I got excited — very excited — when I found out that Substack’s equity crowdfunding effort would result in it releasing financial results.
Sadly, due to rules and the timing of the fundraise, Substack is not required to detail its financials for 2022, and so the startup released hard data for 2020 and 2021 along with certain user-specific metrics for last year. This provides an interesting, if incomplete, picture of the company’s health.
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I expected to spend some time this morning weighing in on the morality of Substack’s choice to not share its audited 2022 results, but Dan Primack nailed that argument this morning in Pro Rata. Since I can’t improve on his words, we can leave that point to Axios and instead focus our fire on parsing the data.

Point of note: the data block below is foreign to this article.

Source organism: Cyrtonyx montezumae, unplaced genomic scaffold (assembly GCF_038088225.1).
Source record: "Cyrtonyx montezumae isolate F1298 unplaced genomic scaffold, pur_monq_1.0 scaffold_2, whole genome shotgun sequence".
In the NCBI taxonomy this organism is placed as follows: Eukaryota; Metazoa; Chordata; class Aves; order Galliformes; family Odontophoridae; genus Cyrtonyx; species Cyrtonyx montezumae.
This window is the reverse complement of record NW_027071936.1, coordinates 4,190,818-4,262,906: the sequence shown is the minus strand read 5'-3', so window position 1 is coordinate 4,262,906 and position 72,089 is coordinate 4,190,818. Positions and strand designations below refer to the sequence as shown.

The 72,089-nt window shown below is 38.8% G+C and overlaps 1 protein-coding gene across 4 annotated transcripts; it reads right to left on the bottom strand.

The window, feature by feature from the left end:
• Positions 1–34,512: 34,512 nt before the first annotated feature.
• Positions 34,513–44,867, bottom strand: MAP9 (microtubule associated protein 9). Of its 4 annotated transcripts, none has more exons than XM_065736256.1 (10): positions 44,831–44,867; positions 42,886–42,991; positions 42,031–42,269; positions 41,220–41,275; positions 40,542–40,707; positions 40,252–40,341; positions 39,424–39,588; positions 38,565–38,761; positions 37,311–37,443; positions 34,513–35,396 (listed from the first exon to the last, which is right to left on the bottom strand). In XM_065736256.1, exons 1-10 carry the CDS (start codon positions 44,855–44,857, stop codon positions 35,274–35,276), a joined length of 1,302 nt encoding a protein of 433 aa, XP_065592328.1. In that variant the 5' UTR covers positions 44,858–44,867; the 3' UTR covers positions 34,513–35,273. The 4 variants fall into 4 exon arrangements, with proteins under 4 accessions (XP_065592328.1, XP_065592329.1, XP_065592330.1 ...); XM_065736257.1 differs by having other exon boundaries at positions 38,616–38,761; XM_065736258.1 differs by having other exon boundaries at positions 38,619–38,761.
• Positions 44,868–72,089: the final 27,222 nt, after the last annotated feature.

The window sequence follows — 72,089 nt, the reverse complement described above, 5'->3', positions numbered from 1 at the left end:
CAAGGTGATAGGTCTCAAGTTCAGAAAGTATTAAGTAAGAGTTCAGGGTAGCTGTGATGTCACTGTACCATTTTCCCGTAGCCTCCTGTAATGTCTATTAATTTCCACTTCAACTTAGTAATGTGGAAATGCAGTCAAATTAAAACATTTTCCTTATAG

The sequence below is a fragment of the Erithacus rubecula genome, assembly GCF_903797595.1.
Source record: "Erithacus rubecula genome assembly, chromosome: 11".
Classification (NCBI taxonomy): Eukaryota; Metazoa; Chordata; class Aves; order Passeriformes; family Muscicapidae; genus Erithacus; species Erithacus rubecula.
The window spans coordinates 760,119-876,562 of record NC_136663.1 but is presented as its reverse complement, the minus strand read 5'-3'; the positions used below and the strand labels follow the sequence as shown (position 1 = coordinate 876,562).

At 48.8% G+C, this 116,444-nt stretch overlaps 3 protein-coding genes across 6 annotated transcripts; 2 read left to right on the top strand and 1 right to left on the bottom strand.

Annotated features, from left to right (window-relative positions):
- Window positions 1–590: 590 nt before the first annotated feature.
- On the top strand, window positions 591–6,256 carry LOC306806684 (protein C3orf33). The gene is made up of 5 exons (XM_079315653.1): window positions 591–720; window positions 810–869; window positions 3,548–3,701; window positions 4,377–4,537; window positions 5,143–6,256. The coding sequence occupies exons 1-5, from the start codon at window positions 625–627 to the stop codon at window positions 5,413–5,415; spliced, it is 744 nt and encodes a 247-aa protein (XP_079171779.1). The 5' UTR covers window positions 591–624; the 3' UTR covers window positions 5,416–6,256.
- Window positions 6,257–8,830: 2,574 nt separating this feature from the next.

So to kill time while we nurse our post-Y Combinator demo day hangovers, let’s dig into Substack’s growth model (inclusive of its most recent non-financial data), ponder over the company’s current financial health, and then compare its upcoming capital raise to its potential cash needs.
This will be fun. Think of it like a quick look at a partial S-1 filing, but for a Series B company. Sound good? To work!
There’s a lot of data, but not enough
You can read all of Substack’s released financial results here in case you want to play along.
To start, let’s note that the company raised lots of money through 2021 to invest in its platform and grow its user base. So while we consider its results through 2021, it’d be wise to remember that the company was growth-oriented at the time. How did that work out?
Substack’s growth model is expensive, if effective
Substack’s gross revenue scaled by over 400% to $11.9 million in 2021 from $2.4 million in 2020. That’s precisely the sort of top-line expansion that venture backers want to see from a startup in its investing cycle. The company had announced its massive $65 million Series B in early 2021, meaning that it had access to that cash in the year.